Neal, however, said, "I'm staying an extra few days," in the tone of voice he got when he was laying down the law for the kids. Parker sometimes still argued with that tone, just to get a rise out of him, but she knew she wasn't going to win. He was actually staying with Eliot and Ezra, and since Ezra and Neal were pretty much brain twins in a lot of ways, Parker suspected it wasn't just about her.
The day before she'd scheduled herself to go back to work for half-days—she was getting used to the insulin schedule, to watching what she popped in her mouth (it went against her instinct to be picky about food, but she was managing)—Neal said, "C'mon, Ez loaned me his car. Field trip."
"Where're we going?" she asked.
"You'll see when we get there."
Parker hesitated. "Why don't you just offer me candy to get in your van?"
She felt bad a second after she said it, especially when Neal blinked a few times before forcing himself to smile. "Wouldn't want to fuck up your blood sugar."
"I didn't mean that. You know I didn't. I just—"
"Don't like surprises," Neal finished for her. "Yeah. But you can trust me."
Parker still forgot things like that sometimes. She usually did it with Vin, who'd get distant for a few days, then come back to her. She was learning to do better. He was, too. She often thought their damaged edges fit well together. "I know."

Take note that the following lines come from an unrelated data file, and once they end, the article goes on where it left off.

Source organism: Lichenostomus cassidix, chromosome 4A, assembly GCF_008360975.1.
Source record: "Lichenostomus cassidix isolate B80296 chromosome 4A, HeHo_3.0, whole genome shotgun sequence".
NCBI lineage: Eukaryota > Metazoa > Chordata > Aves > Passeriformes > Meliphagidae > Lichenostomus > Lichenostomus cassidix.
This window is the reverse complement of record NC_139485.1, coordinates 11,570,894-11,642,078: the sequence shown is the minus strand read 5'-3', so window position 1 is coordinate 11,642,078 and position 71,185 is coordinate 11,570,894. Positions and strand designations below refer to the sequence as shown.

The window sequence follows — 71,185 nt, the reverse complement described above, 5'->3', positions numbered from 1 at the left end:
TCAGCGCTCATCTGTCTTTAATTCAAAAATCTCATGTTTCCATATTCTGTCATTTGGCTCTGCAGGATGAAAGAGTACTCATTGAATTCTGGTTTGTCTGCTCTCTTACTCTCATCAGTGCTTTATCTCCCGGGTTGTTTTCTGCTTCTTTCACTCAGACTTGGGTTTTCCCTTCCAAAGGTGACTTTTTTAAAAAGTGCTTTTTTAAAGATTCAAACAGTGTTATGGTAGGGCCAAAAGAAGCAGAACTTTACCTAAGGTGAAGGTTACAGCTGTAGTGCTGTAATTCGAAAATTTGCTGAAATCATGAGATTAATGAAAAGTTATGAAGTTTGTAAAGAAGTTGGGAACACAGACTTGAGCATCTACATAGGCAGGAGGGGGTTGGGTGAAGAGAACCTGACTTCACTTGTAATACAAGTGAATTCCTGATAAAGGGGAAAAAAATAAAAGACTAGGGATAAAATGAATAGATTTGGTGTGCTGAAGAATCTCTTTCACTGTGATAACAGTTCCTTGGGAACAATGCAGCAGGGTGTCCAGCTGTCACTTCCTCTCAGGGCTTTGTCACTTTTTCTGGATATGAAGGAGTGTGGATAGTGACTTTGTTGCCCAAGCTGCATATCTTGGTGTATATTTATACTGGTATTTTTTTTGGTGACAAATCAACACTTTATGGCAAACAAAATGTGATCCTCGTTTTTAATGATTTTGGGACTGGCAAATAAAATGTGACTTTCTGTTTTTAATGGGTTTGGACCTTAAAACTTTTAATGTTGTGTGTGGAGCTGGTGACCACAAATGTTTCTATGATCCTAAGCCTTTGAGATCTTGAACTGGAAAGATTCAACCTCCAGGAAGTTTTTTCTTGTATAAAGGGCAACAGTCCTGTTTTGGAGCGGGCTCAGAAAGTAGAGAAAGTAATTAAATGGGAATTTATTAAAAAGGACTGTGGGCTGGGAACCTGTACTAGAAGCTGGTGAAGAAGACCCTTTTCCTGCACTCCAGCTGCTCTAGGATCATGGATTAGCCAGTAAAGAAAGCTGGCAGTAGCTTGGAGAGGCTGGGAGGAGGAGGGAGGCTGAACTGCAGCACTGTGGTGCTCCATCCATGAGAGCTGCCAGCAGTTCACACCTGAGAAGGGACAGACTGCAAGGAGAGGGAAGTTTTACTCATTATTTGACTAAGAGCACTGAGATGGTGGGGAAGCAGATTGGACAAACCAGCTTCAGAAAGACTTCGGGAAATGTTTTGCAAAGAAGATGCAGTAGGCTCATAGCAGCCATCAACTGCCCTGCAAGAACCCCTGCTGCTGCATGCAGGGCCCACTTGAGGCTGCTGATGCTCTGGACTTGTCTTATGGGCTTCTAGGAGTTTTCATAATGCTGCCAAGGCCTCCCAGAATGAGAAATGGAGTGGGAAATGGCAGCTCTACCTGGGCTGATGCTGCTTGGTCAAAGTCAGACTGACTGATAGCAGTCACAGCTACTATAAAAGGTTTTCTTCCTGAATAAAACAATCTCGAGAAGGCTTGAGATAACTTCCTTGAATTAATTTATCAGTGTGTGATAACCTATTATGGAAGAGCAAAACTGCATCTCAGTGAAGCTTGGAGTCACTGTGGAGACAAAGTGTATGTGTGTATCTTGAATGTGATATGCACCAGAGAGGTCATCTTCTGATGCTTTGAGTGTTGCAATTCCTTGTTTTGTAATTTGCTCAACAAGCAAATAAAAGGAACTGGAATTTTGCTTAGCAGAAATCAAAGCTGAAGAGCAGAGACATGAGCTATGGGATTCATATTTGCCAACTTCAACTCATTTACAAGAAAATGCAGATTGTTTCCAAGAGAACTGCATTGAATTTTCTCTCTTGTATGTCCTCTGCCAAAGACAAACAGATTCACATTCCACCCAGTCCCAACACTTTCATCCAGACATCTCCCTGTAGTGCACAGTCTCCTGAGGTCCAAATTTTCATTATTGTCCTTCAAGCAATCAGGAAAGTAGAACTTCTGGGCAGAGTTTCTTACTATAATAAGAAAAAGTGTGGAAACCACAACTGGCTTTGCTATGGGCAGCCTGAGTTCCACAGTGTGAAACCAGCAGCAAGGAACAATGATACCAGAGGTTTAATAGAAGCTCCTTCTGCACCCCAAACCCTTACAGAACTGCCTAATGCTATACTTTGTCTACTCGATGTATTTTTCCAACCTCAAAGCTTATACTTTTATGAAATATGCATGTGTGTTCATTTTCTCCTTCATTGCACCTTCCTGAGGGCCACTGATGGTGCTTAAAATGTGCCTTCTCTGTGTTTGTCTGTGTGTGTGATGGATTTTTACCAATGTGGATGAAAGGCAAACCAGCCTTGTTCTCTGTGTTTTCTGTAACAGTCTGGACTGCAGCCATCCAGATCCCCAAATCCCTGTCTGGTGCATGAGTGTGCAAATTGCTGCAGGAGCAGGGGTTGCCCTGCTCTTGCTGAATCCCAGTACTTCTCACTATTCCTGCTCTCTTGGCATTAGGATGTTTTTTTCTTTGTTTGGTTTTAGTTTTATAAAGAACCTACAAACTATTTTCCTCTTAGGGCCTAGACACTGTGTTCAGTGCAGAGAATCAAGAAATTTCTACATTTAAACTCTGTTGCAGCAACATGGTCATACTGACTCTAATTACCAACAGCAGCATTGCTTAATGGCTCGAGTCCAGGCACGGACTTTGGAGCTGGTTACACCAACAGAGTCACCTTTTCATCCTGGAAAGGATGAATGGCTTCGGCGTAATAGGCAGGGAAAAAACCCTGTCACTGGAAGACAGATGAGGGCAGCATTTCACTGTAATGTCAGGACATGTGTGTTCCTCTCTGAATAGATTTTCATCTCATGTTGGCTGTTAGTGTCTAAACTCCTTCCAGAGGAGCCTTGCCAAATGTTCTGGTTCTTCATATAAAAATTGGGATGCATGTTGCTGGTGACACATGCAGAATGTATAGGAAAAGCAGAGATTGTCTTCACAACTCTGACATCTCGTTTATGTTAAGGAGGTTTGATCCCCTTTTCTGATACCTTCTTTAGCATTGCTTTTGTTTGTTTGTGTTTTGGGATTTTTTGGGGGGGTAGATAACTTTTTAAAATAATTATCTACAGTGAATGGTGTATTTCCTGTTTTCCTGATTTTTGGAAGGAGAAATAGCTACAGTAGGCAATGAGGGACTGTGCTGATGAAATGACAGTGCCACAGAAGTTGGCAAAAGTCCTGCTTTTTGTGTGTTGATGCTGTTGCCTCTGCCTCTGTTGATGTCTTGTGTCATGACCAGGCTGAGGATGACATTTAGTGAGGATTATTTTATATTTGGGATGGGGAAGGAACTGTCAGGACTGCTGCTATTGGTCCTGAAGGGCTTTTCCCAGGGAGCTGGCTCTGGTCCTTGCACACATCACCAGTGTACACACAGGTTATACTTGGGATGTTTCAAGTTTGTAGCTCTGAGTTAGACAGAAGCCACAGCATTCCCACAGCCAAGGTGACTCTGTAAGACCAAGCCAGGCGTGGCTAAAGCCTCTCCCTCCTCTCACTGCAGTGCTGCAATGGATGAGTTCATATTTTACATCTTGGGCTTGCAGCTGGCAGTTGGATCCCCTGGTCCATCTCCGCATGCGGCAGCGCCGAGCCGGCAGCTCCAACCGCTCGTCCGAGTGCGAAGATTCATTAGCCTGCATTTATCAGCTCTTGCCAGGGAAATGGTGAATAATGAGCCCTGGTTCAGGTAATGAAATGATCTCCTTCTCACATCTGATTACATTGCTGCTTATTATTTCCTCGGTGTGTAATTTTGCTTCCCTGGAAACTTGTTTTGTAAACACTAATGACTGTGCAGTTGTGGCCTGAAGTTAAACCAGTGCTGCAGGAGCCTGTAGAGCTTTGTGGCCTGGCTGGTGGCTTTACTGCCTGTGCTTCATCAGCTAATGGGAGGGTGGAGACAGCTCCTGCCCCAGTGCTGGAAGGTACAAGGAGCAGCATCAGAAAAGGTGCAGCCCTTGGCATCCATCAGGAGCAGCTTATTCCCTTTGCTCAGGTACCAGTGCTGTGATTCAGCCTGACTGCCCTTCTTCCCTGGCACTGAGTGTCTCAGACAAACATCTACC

She let Neal drive them up into the New Hampshire country-side, more farmland than anything. He stopped at a ranch and Parker said, "Neal, I am not riding a horse."
"You're going to ride with me; I'll be right there for you to cling to."
She nearly stomped. "No."
"Parker, you climb mountains for a living and have never met a zipline, parasail, skydive, base or bungee jump you weren't in love with."
"Harnesses and parachutes don't have a mind of their own." And maybe she wasn't the best person to trust with her own life, always, but at least she knew herself. Also, it was different. That moment of freefall, those seconds with nothing but her and the wind made her feel like nobody could ever catch her, hurt her, again.
The thing was, she'd never been tied up in her life. She'd been locked in an attic a couple of times, but she'd never been particularly afraid of the dark and she'd forced herself to think of it as an adventure, to explore the space and learn new things. But her need to be free couldn't be traced to ropes or doors or anything except the two times in her childhood she'd been held down, a hand over her mouth, her abuser telling her this was what happened to bad girls whose mommies didn't want them. It was the only time in her life, even through the hunger and fear and loneliness, she had genuinely believed she would die: if not from the pain, then from the look in his eyes as he was hurting her.